Sunday, May 3, 2020

The Island of California

While California has only been an American state since 1850, California has been known as a place of sunshine, gold, and riches since the early 16th literature, at any rate. 
Map of California, 1650, Johannes Vingboos. Public Domain. The compass rose is pointing to the approximate location of modern day San Diego.
Back in 1510, a Castilian author named Garci Rodriguez de Montalvo wrote a chivalric romance called Las Sergas de Esplandián (which is cited in Don Quixote). The fictional island of California is mentioned, ruled by Queen Calafia, and it's a pretty amazing-sounding place. The land is rugged, but it's inhabited by women only, and there's gold for the taking.

Renaissance-era Europeans were entranced, and believed the account must be true. In 1533, explorer Fortún Ximénez discovered the southern portion of what is now Baja California--a peninsula that was often mistaken for an island for quite some time. He died, but two years later, Hernán Cortés arrived at the bay, attempting to start a colony there. Even though the native population (which included men) weren't dripping with gold jewelry, the idea that this must be the fabled California stuck.
Retrato de Hernán Cortés.jpg
Conquistador Hernán Cortés by Paolo Giovio. Public Domain.
In 1539, however, Cortés sent Francisco de Ulloa northward along the Gulf and Pacific coasts. At the head of the Gulf, Ulloa reached the mouth of the Colorado River, so 16th century maps began to show Baja California as a peninsula. 
Satellite view of Baja California. Public Domain.
Within several years, however, European maps returned to depicting California as an island. The 1602 journal kept by one Father Antonio de la Ascension, sailing up the coast with Sebastian Vizcaino, insisted California was separated from the rest of North America by the "Mediterranean Sea of California." This seemed to be enough evidence for European mapmakers.

It wasn't until almost a hundred years later that a Jesuit missionary and cartographer, Father Eusebius Francisco Kino, set off to find new people and eventually came to the Colorado River, near what is now Yuma, Arizona. He proved California was fixed to the rest of the continent, but the matter was not entirely put to rest until the time of the American Revolutionary War, around 1775, when Juan Bautista de Anza explored the area between Sonora and California coast.
Juan Bautista de Anza, photographic reproduction of an oil painting by Fray Orsi, 1774. Public Domain.
The lure of the California myth was strong, and while it was no longer regarded as an island, myths of California remain. The promise of gold, sunshine, and plenty has drawn millions--and it should be noted that two thirds of all fruits produced in America, and one third of its vegetables, are grown in California. (Click here.)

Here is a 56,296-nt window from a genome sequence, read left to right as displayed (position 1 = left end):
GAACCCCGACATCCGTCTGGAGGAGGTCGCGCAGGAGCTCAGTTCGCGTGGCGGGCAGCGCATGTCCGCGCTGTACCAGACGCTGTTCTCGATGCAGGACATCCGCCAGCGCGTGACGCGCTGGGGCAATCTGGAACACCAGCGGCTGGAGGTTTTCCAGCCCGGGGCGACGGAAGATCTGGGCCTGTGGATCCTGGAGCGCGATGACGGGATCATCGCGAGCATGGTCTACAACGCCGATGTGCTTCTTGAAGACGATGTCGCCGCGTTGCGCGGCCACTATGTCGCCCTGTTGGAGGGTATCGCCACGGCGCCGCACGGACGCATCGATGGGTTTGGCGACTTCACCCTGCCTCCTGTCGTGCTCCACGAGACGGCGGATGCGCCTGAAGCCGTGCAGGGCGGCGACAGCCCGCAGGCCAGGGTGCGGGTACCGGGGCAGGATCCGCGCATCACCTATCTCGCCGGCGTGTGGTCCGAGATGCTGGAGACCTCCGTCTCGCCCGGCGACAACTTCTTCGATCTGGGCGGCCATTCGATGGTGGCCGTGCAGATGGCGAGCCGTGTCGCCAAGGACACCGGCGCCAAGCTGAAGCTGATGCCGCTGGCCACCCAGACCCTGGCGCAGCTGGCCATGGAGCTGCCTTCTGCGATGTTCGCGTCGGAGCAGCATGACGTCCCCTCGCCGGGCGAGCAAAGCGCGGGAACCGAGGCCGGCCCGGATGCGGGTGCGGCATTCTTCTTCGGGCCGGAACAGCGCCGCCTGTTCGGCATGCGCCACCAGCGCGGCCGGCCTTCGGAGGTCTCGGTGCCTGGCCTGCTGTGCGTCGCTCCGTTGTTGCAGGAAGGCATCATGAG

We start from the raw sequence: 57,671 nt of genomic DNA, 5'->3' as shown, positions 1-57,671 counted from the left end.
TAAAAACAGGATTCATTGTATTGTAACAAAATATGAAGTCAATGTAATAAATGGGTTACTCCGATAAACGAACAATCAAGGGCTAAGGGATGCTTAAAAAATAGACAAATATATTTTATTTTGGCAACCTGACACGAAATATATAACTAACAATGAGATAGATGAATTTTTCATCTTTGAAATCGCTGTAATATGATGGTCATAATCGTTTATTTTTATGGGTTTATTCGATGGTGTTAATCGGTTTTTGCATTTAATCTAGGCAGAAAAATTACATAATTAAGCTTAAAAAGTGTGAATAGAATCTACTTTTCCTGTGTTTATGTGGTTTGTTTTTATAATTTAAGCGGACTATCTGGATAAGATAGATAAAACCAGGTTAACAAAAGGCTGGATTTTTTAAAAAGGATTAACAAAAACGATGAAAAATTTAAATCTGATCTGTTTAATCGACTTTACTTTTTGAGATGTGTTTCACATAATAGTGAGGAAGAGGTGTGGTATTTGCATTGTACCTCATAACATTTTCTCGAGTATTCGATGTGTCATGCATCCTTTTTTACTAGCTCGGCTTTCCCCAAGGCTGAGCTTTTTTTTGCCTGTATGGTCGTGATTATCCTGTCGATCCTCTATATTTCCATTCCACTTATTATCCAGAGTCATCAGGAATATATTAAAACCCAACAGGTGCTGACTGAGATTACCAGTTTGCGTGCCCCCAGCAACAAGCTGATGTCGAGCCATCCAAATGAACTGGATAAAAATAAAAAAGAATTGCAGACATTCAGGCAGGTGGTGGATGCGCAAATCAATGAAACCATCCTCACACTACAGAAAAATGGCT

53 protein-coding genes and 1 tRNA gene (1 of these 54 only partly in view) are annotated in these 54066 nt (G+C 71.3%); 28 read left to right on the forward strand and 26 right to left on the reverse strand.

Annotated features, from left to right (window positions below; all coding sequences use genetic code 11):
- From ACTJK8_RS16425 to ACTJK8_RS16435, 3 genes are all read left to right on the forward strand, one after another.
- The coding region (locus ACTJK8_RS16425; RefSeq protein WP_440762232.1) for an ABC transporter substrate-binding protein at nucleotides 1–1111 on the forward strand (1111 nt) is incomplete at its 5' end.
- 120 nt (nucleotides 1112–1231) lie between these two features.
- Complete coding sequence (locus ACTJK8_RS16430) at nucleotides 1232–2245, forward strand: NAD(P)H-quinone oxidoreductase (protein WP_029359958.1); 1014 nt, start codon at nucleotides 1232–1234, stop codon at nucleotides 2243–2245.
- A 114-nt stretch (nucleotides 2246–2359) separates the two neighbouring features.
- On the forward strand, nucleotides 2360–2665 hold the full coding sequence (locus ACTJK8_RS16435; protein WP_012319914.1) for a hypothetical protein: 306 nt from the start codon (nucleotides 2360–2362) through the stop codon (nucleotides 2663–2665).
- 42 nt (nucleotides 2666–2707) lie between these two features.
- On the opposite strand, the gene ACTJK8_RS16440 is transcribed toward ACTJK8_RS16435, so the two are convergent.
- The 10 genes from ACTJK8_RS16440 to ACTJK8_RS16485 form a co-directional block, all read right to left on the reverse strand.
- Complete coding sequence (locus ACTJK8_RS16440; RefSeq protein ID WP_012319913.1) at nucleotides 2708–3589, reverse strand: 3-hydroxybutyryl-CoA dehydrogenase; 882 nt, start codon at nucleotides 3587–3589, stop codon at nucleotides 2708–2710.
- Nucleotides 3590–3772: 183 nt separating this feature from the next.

California native Susanne Dietze is a RITA-nominated author who's seen her books on the ECPA and Publisher's Weekly Bestseller lists for inspirational fiction. Her latest novel is The Blizzard Bride. Learn more about her on her website,


  1. Thanks for the post! It reminds me of the cartoon where three blind men are touching an elephant and try to describe it by what they feel!!! Knowledge is important! I can't believe the myth of California as an island lasted so long.

    1. Hi Connie! I, too, was surprised by the legend...and that it lasted for so long, even after an expedition to the Colorado River disproved the idea that it was an island.

      It's a fascinating story to explain the name!

  2. Fascinating indeed. I never thought of California as an island. Actually, I never thought of that stretch of land at all until I discovered through family history research that a distant cousin of hubby's had lived there. Thanks for the great post.

    1. Years ago, I'd heard California was named for a mythical island. Much later, I learned California was believed to be that mythical island, even though it wasn't really an island!

      Where did his distant cousin live?

      Thanks, Anita Mae!

    2. This is nothing to brag about, but his Draft registration card shows he lived at a hotel in Calexico and worked at a Mexicali.

    3. Oh! Wow! Genealogy is so fascinating--we learn so much about how people lived. Thank you for sharing!

  3. This is so interesting. It does prove that those early map-makers only mapped what they saw and how they influenced others enough to make the legend go on for so long. Baja has alwas fascinated me at how it juts out and does look like it could be an island without the big picture.

    1. Thanks, Martha! I'm always amazed and impressed by the work of early map-makers. Some centuries old maps are incredibly accurate! Others? Not so much! I can definitely see why they thought Baja could be an island, however, especially since they were influenced by the legend.

      Thanks for saying hi!